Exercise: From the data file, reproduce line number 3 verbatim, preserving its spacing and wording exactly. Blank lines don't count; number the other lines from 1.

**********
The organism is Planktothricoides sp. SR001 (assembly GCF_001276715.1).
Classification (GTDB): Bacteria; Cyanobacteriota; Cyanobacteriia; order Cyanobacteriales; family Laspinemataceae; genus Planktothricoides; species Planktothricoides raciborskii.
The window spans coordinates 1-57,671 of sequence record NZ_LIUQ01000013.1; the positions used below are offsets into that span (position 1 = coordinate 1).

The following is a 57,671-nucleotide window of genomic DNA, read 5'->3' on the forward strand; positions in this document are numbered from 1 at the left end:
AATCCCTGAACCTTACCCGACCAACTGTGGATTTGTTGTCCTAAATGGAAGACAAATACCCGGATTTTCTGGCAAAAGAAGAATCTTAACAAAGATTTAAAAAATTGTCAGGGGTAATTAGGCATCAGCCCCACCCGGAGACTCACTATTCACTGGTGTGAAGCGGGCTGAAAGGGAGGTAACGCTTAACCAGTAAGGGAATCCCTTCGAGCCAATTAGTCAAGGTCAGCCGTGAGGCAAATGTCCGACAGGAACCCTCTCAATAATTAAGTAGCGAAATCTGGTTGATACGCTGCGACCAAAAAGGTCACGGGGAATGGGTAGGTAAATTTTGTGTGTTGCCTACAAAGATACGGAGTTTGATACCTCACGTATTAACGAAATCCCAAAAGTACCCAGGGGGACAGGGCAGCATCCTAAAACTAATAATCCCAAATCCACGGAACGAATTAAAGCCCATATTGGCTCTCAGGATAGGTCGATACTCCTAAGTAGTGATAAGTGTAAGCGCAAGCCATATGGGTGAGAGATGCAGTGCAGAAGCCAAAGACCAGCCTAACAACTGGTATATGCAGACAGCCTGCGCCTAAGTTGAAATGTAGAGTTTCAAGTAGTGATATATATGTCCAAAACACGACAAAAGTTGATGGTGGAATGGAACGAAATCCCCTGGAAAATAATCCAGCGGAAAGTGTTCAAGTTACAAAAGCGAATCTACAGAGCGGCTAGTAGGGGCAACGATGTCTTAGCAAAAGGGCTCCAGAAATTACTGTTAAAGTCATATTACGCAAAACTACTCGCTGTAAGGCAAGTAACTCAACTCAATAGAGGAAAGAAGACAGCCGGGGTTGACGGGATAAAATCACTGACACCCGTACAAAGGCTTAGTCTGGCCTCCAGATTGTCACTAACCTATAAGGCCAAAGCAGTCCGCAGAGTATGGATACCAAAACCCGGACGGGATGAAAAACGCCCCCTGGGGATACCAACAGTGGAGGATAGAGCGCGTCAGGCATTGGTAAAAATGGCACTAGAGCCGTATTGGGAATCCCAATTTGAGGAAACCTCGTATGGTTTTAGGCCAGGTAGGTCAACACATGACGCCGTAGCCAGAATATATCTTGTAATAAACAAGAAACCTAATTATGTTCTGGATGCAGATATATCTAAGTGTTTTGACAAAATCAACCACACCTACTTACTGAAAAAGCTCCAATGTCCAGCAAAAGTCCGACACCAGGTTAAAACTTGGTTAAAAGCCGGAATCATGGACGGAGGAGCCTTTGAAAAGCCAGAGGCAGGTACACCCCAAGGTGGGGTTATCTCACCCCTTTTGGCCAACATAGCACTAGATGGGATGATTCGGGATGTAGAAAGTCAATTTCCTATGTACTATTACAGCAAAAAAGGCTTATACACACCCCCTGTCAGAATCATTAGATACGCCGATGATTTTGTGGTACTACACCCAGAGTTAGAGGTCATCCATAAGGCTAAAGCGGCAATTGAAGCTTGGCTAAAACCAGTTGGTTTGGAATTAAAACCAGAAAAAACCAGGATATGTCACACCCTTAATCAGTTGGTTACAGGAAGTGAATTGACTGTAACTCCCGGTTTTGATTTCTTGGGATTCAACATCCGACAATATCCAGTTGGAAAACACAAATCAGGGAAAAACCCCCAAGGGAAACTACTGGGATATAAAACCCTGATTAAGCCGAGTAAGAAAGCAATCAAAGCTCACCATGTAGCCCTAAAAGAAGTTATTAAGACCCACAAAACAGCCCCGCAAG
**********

The window spans coordinates 1-57,671 of sequence record NZ_LIUQ01000013.1; the positions used below are offsets into that span (position 1 = coordinate 1).